Of course, the candidacy of players such as Magnus Carlsen, Sergey Karjakin or Teimour Radjabov was recognized almost immediately. What is the difference? The theory was that the European stars were “battle-tested” and Nakamura had not faced tough competition. Even his head-to-head blitz victory over Carlsen in Norway was trivialized.
So the question…”Is Nakamura the ‘Real Deal’?” Does he have World Championship potential? When Vladimir Kramnik was asked this question, he seems to believe that Nakamura is a legitimate talent. Most of the fans and journalists believe that Carlsen is the heir apparent to Viswanathan Anand or Veselin Topalov, but it is not certain if Carlsen will maintain his level. Anish Giri’s strong performance at Corus turned some heads and the Chinese and Indians deserve attention. If one looks at Nakamura, he has many things going for him.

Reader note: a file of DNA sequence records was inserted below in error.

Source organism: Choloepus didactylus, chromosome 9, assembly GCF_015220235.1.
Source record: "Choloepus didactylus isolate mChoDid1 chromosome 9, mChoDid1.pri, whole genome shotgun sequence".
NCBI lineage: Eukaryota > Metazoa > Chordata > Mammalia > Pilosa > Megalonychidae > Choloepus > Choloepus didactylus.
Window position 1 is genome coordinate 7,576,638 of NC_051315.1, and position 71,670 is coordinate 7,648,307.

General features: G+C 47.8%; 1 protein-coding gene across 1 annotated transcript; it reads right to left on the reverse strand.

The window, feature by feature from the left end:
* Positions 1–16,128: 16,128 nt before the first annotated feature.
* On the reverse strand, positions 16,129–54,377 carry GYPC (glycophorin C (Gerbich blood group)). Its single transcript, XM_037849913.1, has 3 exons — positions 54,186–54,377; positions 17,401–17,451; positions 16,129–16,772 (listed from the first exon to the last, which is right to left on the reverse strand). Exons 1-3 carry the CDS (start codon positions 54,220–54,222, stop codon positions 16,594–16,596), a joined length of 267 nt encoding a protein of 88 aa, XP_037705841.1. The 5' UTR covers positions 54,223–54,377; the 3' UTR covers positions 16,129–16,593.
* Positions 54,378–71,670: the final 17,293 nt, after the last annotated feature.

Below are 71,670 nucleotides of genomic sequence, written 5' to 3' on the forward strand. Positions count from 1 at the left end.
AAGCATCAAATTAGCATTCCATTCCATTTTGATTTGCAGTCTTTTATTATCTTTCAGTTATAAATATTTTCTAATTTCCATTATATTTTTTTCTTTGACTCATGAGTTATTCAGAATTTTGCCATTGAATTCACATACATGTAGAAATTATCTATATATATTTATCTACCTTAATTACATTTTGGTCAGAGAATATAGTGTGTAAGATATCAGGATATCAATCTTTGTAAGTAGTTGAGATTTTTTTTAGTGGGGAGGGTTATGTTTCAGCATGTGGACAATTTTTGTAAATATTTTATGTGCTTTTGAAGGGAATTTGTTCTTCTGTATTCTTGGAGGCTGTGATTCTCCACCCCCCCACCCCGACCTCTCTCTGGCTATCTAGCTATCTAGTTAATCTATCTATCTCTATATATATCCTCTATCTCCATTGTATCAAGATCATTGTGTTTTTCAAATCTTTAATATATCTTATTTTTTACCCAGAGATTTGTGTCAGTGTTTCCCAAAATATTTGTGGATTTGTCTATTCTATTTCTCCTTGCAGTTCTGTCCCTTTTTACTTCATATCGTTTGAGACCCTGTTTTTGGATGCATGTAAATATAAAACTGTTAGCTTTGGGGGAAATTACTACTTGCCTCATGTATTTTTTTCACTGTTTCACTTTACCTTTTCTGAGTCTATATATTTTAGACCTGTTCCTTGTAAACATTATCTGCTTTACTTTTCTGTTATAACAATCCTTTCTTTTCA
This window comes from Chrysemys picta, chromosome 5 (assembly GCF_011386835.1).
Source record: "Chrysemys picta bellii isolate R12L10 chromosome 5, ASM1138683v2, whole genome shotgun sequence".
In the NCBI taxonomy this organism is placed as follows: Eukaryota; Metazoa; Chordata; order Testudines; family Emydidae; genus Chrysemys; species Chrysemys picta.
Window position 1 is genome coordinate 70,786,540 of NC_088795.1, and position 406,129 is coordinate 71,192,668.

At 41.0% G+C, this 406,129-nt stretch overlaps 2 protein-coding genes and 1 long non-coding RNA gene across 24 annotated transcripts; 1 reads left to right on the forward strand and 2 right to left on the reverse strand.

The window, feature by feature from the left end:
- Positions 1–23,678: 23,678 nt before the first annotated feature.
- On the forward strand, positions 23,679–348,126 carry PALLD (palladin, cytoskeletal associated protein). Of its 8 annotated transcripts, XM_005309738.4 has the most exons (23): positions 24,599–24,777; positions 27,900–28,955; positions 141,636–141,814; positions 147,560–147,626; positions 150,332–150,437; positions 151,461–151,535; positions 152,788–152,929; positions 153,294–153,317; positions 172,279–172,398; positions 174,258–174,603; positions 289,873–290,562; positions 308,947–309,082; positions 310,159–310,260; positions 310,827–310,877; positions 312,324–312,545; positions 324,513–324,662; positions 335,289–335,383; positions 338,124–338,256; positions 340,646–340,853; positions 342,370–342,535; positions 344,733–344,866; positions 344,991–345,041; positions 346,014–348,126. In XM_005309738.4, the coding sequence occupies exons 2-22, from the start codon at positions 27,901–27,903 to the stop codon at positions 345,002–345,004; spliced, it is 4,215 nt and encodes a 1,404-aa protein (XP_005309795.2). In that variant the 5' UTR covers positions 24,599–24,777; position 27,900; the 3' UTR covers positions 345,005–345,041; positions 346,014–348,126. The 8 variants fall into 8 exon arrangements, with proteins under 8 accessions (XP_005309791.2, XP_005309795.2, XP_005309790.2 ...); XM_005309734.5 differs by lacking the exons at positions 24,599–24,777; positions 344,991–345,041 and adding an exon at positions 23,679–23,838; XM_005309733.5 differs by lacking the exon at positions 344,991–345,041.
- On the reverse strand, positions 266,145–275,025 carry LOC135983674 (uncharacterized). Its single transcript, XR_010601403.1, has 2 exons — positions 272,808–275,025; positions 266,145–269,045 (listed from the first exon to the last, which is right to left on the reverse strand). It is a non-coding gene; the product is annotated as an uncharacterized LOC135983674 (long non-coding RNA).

- Killer Instinct – Nakamura is unparalleled in the intensity he brings to the board. While it should not be taken literally, Nakamura seems to have an assassin’s mentality when approaching his chess encounters. His play is relentless, hyper-energetic, provocative and aggressive. One of his greatest assets seems to be making opponents uncomfortable, both over the board and in his confident posture.
- Independence – Kris Littlejohn selection as Nakamura’s assistant was a bold step that bucks another trend… having a peer as a second. Nakamura theory seems to be based more on work chemistry than the talent of his second. In the 2008 U.S. Championship, he stated that Littlejohn helps him in many intangible ways and understands his style very well. What we now know is that Kris is a computer specialist and can use his understanding of Nakamura’s style with his chess knowledge to create powerful intelligence. “Team Nakamura” has been a rousing success thus far. This doesn’t preclude Nakamura from adding additional members to his camp.